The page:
Endangered Excellence : On the Political Philosophy of Aristotle
Pierre Pellegrin

In Endangered Excellence, Pierre Pellegrin provides a fresh interpretation of Aristotle's Politics, revealing the extent to which Aristotle diverged from other ancient writers on politics, and the extent to which many of his positions resemble modern attitudes in political philosophy. Pellegrin highlights a number of strikingly original positions in his thought. Aristotle took humans to be inherently political, for example, even as he believed this characteristic developed more completely in men than in women, and in Greeks more than in barbarians. He maintained a nuanced and flexible conception of the way that cities ought to develop their constitutions, one that would be responsive to their particular social and historical contexts. Realist enough to recognize that virtuous men are rare and that class conflict is inevitable, Aristotle envisioned a political system that would be resilient in navigating the choppy waters of civic life. With this original approach to Aristotle's Politics, and incorporating key developments in European and English-language scholarship on the subject, Pellegrin demonstrates Aristotle's important and often unrecognized innovations in understanding political life.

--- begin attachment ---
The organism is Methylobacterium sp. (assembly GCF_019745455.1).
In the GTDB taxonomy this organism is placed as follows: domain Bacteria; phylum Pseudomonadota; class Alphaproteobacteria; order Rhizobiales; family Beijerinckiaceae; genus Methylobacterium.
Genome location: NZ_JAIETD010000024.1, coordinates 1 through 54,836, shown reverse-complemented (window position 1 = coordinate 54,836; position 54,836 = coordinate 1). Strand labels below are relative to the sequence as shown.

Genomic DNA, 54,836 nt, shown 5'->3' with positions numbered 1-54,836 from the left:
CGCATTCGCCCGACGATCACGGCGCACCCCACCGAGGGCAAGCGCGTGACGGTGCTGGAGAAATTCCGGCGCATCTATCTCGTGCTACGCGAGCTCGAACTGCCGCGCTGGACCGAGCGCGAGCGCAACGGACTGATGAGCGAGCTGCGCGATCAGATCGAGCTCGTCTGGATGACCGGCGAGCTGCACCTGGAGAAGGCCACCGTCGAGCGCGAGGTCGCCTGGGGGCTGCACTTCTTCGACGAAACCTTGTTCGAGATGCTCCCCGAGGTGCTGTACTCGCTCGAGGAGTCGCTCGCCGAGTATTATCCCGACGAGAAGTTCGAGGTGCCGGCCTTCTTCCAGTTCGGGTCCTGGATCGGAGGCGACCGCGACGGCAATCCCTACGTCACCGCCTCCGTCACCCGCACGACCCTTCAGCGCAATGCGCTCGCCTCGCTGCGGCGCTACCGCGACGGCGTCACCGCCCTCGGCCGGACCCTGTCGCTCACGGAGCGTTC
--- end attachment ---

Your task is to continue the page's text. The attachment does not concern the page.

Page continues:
SUNY Press
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